A negative number indicates that earnings are likely to be downgraded before valuations normalise. As such, a negative number indicates a valuation adjusted earnings buffer. For example, if the 12 month forward mean EPS forecast is $10, the price of the equity is $100, the historical average P/E ratio is 15, and the standard deviation of EPS forecast is 2, then the Nerbrand Z is -1.67. That is, 12 month forward consensus earnings estimates could be downgraded by 1.67 standard deviation before P/E ratio would go back to 15.

**Return on Invested Capital (ROIC)**

This valuation technique measures how much money the company makes each year per dollar of invested capital. Invested Capital is the amount of money invested in the company by both stockholders and debtors. The ratio is expressed as a percent and one looks for a percent that approximates the level of growth that expected. In its simplest definition, this ratio measures the investment return that management is able to get for its capital. The higher the number, the better the return.

To compute the ratio, take the pro forma net income (same one used in the EPS figure mentioned above) and divide it by the invested capital. Invested capital can be estimated by adding together the stockholders equity, the total long and short term debt and accounts payable, and then subtracting accounts receivable and cash (all of these numbers can be found on the company's latest quarterly balance sheet). This ratio is much more useful when comparing it to other companies being valued.

**Return on Assets (ROA)**

Similar to ROIC, ROA, expressed as a percent, measures the company's ability to make money from its assets. To measure the ROA, take the pro forma net income divided by the total assets. However, because of very common irregularities in balance sheets (due to things like Goodwill, write-offs, discontinuations, etc.) this ratio is not always a good indicator of the company's potential. If the ratio is higher or lower than expected, one should look closely at the assets to see what could be over or understating the figure.

**Price to Sales (P/S)**

This figure is useful because it compares the current stock price to the annual sales. In other words, it describes how much the stock costs per dollar of sales earned. To compute it, take the current stock price divided by the annual sales per share. The annual sales per share should be calculated by taking the net sales for the last four quarters divided by the fully diluted shares outstanding (both of these figures can be found by looking at the press releases or quarterly reports). The price to sales ratio is useful, but it does not take into account any debt the company has. For example, if a company is heavily financed by debt instead of equity, then the sales per share will seem high (the P/S will be lower). All things equal, a lower P/S ratio is better. However, this ratio is best looked at when comparing more than one company.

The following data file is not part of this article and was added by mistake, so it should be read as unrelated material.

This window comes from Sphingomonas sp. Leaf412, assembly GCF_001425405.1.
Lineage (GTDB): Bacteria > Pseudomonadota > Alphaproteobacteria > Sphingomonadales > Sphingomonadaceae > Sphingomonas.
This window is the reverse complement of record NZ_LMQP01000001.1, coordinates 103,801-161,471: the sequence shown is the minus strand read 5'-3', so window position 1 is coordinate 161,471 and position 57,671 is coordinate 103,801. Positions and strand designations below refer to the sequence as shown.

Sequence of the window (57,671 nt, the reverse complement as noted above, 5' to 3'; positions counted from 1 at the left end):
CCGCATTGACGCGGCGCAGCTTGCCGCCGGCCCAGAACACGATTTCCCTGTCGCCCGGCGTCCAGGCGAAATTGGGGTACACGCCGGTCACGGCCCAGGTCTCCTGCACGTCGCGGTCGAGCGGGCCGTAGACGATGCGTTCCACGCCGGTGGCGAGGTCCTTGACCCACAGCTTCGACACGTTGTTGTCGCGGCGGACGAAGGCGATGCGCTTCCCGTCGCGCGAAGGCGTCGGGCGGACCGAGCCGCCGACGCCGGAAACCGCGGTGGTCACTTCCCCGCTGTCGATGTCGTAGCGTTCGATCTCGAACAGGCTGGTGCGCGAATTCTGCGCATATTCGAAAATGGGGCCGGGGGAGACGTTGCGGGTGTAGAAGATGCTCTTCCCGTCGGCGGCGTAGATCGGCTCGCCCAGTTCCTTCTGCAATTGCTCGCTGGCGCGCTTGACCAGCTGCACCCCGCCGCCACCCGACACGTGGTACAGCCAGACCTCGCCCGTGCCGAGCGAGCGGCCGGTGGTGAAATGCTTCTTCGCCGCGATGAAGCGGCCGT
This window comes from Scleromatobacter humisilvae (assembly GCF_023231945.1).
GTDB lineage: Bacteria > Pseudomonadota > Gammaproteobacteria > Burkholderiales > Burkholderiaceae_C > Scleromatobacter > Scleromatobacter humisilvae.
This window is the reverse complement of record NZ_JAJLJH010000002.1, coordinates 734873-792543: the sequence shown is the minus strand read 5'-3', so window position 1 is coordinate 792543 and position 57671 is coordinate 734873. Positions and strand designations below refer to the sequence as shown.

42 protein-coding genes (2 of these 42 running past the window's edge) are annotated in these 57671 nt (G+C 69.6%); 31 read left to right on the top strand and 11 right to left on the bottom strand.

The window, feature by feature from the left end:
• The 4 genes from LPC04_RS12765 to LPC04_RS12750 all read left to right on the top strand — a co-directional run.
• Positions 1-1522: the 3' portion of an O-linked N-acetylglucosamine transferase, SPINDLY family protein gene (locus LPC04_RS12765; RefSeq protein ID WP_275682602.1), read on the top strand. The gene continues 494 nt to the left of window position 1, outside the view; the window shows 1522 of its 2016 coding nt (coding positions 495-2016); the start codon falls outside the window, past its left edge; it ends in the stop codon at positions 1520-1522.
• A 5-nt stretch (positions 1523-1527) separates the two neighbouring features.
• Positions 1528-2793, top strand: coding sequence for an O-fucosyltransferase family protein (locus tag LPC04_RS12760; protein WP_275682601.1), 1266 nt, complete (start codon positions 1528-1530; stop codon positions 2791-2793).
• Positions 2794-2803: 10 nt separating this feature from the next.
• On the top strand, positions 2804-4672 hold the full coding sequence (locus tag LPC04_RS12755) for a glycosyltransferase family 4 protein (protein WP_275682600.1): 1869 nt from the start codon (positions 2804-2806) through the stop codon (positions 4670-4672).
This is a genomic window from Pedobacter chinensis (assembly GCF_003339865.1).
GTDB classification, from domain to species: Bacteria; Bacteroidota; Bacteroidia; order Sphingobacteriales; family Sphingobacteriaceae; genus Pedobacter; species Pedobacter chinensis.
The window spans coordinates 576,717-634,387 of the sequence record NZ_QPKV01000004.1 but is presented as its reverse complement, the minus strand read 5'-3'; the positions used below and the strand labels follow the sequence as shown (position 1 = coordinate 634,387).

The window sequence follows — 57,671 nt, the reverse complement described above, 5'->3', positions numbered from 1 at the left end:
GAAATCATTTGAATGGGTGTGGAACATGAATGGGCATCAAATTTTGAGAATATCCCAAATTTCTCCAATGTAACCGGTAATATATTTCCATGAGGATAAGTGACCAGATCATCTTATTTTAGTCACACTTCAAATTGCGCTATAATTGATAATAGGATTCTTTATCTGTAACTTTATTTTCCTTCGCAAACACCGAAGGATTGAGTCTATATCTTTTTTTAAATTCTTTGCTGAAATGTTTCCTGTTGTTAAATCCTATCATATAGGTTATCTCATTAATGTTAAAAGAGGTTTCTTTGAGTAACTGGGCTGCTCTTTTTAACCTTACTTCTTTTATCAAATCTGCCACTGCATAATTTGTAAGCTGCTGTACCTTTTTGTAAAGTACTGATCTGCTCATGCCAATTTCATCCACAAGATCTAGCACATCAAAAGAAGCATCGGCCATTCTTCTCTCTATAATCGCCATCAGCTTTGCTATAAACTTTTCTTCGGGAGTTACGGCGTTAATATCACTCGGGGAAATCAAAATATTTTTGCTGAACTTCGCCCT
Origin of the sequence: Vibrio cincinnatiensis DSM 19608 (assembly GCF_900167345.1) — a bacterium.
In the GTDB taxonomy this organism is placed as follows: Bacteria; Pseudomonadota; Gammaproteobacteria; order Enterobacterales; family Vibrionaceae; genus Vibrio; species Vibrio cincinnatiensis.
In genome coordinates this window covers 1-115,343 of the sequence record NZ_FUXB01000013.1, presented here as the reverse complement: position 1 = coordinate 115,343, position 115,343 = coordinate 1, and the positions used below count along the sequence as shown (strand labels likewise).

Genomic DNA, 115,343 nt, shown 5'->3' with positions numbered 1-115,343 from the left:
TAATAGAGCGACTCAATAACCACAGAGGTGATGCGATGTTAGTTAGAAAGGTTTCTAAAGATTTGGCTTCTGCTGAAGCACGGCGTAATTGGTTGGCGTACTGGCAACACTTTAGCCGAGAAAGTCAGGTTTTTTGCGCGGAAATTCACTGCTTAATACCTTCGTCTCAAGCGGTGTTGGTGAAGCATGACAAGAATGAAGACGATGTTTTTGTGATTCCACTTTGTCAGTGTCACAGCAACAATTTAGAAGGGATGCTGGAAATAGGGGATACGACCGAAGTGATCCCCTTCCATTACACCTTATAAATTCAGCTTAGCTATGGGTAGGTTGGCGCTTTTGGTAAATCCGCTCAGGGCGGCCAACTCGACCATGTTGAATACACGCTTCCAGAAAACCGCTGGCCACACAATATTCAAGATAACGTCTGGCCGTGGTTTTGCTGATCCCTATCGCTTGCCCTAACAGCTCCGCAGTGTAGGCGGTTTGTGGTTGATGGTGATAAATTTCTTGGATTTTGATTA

**Market Cap**

Market cap, which is short for market capitalization, is the value of all of the company's stock. To measure it, multiply the current stock price by the fully diluted shares outstanding. Remember, the market cap is only the value of the stock. To get a more complete picture, look at the enterprise value.

**Enterprise Value (EV)**

Enterprise value is equal to the total value of the company, as it is trading for on the stock market. To compute it, add the market cap (see above) and the total net debt of the company. The total net debt is equal to total long and short term debt plus accounts payable, minus accounts receivable, minus cash. The enterprise value is the best approximation of what a company is worth at any point in time because it takes into account the actual stock price instead of balance sheet prices[citation needed]. When analysts say that a company is a "billion dollar" company, they are often referring to its total enterprise value. Enterprise value fluctuates rapidly based on stock price changes.

**EV to Sales**

This ratio measures the total company value as compared to its annual sales. A high ratio means that the company's value is much more than its sales. To compute it, divide the EV by the net sales for the last four quarters. This ratio is especially useful when valuing companies that do not have earnings, or that are going through unusually rough times. For example, if a company is facing restructuring and it is currently losing money, then the P/E ratio would be irrelevant. However, by applying an EV to Sales ratio, one could compute what that company could trade for when its restructuring is over and its earnings are back to normal.

**EBITDA**

EBITDA stands for earnings before interest, taxes, depreciation and amortization. It is one of the best measures of a company's cash flow and is used for valuing both public and private companies. To compute EBITDA, use a company's income statement, take the net income and then add back interest, taxes, depreciation, amortization and any other non-cash or one-time charges. This leaves you with a number that approximates how much cash the company is producing. EBITDA is a very popular figure because it can easily be compared across companies, even if not all of the companies are profitable.

**EV to EBITDA**

This is perhaps one of the best measurements of whether or not a company is cheap or expensive.[citation needed] To compute, divide the EV by EBITDA (see above for calculations). The higher the number, the more expensive the company is. However, remember that more expensive companies are often valued higher because they are growing faster or because they are a higher quality company. With that said, the best way to use EV/EBITDA is to compare it to that of other similar companies.

http://en.wikipedia.org/wiki/Stock_valuation